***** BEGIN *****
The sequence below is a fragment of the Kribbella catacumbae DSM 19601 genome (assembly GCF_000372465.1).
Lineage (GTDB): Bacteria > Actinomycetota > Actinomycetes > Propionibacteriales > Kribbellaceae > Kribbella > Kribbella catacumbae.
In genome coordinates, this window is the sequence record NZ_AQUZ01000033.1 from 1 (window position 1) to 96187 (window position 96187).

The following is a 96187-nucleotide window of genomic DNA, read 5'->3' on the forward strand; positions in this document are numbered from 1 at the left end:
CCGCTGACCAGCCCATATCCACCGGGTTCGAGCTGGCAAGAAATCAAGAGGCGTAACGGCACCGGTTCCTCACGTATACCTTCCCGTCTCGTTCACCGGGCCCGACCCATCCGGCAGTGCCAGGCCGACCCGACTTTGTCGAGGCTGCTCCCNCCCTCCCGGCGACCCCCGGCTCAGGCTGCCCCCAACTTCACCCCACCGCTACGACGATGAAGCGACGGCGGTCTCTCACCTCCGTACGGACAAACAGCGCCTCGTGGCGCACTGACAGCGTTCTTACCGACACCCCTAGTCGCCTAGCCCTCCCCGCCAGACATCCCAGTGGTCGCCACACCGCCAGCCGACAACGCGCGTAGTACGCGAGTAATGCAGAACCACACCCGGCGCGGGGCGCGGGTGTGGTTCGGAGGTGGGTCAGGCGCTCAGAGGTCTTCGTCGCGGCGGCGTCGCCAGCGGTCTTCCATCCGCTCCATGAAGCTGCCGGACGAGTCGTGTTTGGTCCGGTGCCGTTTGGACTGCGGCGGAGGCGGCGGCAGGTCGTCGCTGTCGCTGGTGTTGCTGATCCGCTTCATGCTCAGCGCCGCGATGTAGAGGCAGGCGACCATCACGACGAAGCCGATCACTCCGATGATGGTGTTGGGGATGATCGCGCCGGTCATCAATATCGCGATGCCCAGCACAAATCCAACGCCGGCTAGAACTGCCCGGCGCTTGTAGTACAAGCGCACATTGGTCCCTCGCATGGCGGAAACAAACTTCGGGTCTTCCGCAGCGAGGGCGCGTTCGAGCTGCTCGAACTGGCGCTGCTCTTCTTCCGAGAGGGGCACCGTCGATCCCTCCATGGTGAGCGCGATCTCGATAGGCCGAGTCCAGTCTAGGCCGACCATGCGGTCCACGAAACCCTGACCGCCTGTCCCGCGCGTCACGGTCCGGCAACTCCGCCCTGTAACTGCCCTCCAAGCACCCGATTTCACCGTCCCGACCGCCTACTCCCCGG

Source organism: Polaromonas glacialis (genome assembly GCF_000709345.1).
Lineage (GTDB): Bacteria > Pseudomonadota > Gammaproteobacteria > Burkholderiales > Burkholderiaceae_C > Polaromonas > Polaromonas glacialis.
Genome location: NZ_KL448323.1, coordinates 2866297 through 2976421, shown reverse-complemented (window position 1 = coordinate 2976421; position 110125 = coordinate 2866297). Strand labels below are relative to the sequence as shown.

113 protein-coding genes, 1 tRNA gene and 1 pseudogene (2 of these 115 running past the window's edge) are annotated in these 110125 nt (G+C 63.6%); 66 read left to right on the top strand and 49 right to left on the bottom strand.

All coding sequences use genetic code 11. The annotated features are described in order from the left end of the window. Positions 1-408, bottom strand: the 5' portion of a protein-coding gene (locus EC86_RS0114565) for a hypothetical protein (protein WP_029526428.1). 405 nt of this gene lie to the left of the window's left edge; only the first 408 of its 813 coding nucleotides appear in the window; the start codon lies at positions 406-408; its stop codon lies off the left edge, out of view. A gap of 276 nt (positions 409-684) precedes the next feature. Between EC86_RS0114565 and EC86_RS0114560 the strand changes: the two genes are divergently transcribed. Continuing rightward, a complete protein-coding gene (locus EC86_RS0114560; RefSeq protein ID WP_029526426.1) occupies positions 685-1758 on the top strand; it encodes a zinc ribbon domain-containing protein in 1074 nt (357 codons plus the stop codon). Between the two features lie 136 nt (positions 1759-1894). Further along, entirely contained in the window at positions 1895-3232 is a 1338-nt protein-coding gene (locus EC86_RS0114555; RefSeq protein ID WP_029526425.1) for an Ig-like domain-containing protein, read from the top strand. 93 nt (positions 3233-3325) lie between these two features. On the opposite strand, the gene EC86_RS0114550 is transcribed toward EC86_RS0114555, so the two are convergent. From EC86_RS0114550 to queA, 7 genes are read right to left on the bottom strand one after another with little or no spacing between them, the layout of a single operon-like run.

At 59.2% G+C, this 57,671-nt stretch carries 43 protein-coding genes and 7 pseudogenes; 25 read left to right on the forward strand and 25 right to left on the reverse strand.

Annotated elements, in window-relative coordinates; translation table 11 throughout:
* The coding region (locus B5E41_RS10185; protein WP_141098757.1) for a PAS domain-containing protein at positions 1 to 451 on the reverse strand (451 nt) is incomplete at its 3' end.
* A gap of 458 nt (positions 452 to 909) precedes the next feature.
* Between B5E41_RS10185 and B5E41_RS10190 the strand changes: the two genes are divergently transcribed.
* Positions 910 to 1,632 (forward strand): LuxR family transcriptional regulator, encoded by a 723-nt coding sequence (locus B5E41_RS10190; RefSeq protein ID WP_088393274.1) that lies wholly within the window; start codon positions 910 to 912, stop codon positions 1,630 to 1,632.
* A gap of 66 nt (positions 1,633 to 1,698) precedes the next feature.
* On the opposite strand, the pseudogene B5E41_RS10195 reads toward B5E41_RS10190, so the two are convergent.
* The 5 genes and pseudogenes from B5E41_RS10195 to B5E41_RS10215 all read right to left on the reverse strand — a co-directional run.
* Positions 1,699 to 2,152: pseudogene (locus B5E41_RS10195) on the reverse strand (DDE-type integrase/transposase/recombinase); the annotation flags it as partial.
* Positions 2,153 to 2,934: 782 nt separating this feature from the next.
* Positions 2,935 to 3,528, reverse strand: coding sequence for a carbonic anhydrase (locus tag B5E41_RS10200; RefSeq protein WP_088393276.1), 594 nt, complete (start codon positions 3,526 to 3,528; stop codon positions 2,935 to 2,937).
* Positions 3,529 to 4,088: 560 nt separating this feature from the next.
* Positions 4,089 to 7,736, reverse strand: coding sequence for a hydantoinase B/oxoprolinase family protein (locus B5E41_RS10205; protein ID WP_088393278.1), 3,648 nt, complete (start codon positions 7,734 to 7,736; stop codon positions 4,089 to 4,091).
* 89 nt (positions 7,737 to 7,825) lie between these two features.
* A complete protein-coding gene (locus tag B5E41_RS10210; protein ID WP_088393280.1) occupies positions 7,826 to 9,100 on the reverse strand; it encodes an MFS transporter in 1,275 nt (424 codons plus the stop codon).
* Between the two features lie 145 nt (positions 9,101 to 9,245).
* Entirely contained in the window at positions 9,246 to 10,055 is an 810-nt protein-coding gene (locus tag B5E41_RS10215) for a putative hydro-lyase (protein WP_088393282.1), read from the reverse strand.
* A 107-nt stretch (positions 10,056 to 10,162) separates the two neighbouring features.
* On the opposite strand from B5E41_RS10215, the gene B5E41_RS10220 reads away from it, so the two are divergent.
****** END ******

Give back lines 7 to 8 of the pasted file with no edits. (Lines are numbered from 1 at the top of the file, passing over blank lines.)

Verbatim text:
Lineage (GTDB): Bacteria > Pseudomonadota > Gammaproteobacteria > Burkholderiales > Burkholderiaceae_C > Polaromonas > Polaromonas glacialis.
Genome location: NZ_KL448323.1, coordinates 2866297 through 2976421, shown reverse-complemented (window position 1 = coordinate 2976421; position 110125 = coordinate 2866297). Strand labels below are relative to the sequence as shown.